Kahuku Health Center Handy To Hundreds Of Campus Patients
Editor’s note: DOE Windward District communications specialist Jorene Barut contributed to this progress report on Kahuku’s campus-based health center.
Kahuku High and Intermediate houses Hawaii’s only complete school-based health center, which has been treating its 1,879 students exclusively since last August for acute illnesses and chronic conditions, along with sports physicals, and dental, hearing and vision screenings.
A partnership with the DOE and the nonprofit Koolauloa Health Center and its staff — after a decade of planning — it’s a unique weekday service funded by a $500,000 federal grant and state money.
“Kids face so many barriers, and having this center on campus helps them stay in class and focused,” said Oreta Tupola, chief operations officer and a trained social worker for Koolauloa Health Center. “It’s comforting to know that there are medical professionals here to ensure that students receive the help they need because it can take a long time for an ambulance to arrive at our location.”
The former school health room was transformed into a 900-square-foot facility that now offers a reception area, two medical exam rooms, two dental exam rooms and space for school health aide Margaret Iloa. All health plans except Kaiser apply, and no student is turned away for inability to pay. Parental consent is required before children can receive services.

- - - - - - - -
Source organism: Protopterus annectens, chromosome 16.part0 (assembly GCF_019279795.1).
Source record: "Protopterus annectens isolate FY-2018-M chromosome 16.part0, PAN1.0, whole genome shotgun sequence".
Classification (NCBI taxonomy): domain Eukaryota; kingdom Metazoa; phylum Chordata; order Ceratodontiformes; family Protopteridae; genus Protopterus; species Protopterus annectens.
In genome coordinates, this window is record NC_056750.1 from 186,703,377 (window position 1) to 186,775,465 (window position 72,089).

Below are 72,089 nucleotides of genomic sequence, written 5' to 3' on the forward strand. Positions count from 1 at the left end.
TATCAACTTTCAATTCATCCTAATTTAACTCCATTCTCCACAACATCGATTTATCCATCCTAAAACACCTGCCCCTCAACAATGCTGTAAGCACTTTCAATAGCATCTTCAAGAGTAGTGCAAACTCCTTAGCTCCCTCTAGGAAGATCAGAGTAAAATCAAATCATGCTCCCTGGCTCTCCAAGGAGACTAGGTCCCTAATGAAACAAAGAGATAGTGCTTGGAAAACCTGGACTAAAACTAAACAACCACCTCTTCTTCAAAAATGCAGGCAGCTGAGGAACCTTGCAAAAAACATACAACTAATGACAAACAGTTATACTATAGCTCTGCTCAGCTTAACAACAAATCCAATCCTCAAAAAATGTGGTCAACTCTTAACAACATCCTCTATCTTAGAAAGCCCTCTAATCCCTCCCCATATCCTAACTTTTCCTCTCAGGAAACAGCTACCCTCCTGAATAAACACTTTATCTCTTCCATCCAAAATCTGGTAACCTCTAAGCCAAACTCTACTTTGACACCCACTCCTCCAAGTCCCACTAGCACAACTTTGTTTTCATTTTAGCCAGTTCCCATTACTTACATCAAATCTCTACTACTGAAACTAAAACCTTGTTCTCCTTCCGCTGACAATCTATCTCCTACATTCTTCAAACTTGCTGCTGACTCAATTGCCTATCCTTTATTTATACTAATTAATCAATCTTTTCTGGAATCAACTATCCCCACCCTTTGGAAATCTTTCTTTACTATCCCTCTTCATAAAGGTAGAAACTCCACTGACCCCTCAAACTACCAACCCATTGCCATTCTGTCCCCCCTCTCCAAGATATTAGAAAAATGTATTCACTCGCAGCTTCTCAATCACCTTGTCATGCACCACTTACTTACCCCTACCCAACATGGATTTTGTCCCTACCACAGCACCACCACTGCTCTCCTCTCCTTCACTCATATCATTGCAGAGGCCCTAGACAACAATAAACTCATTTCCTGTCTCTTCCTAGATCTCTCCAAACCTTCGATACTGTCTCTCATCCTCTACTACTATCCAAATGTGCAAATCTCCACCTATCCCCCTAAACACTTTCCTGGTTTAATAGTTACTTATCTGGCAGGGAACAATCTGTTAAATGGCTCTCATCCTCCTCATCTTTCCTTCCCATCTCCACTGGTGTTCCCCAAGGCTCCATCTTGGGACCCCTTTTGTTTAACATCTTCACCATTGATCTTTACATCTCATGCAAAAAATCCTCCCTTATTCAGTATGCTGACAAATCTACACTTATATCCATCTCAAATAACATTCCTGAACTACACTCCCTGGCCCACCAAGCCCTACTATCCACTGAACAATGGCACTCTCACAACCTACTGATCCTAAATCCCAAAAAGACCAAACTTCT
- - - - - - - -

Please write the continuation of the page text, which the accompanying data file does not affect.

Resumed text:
On an average day, 35 students now seek help at the center, Iloa said.
Before KHC opened, she said there were few dentists’ offices between Shark’s Cove and Kualoa. (On-campus services now include cleanings, X-rays, fillings and fluoride treatments.) And sick or injured students had to leave campus, missing instructional time and causing their parents to miss work.
Now there’s on-site care for serious and ongoing conditions such as infections, injuries, asthma, high blood pressure and diabetes. The center also does vaccinations, flu shots, well-child checks and counseling for emotional support, suicide prevention, stress management, etc. it also promotes healthy lifestyles and workshops such as concussion management training for athletes.
Speaking of sports: “Team moms started preparing healthier recipes like baked chicken instead of serving athletes fried chicken,” noted head football coach Reggie Torres. They also switched snacks, from high sugar and salt to heart-healthy alternatives.
Although appointments are encouraged, Tupola said walk-ins are what keep the staff busy. Asthma attacks, headaches and colds requiring a prescription are commonly treated.
The original Koolauloa Community Health and Wellness Center opened in 2004 to bring care to the rural North Shore. It also operates two community wellness clinics — at Hauula Shopping Center and near Kahuku Medical Center.